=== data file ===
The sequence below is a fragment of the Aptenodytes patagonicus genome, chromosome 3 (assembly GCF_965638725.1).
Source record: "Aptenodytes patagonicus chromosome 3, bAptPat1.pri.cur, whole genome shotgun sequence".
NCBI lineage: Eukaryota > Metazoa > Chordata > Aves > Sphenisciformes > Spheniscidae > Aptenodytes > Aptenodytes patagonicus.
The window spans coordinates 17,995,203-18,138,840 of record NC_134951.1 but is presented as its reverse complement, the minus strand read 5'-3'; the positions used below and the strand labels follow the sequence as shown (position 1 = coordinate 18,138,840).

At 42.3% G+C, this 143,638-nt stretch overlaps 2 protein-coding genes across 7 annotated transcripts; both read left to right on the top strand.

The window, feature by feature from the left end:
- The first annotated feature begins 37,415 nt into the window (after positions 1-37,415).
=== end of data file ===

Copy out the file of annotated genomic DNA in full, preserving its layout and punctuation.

The sequence below is a fragment of the Aptenodytes patagonicus genome, chromosome 3 (assembly GCF_965638725.1).
Source record: "Aptenodytes patagonicus chromosome 3, bAptPat1.pri.cur, whole genome shotgun sequence".
NCBI lineage: Eukaryota > Metazoa > Chordata > Aves > Sphenisciformes > Spheniscidae > Aptenodytes > Aptenodytes patagonicus.
The window spans coordinates 17,995,203-18,138,840 of record NC_134951.1 but is presented as its reverse complement, the minus strand read 5'-3'; the positions used below and the strand labels follow the sequence as shown (position 1 = coordinate 18,138,840).

At 42.3% G+C, this 143,638-nt stretch overlaps 2 protein-coding genes across 7 annotated transcripts; both read left to right on the top strand.

The window, feature by feature from the left end:
- The first annotated feature begins 37,415 nt into the window (after positions 1-37,415).